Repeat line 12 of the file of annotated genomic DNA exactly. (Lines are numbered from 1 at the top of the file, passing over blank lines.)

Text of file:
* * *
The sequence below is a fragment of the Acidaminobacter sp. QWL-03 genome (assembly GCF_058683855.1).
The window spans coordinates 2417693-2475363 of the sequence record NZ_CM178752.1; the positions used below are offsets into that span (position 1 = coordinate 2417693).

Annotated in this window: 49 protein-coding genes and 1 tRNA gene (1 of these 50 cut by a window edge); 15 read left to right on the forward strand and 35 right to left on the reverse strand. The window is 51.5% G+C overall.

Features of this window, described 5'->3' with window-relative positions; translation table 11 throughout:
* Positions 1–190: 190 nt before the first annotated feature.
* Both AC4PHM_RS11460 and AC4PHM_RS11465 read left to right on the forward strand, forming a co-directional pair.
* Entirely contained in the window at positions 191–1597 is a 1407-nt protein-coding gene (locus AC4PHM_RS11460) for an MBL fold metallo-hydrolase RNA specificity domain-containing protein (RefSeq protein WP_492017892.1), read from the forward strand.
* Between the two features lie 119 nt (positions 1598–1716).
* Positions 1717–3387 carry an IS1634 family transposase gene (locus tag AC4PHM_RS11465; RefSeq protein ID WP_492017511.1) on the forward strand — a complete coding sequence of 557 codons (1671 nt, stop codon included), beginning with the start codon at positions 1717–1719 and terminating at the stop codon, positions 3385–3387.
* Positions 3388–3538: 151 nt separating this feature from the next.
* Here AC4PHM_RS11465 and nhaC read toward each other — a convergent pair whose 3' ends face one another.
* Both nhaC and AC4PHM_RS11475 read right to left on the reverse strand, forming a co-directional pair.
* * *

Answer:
* Both nhaC and AC4PHM_RS11475 read right to left on the reverse strand, forming a co-directional pair.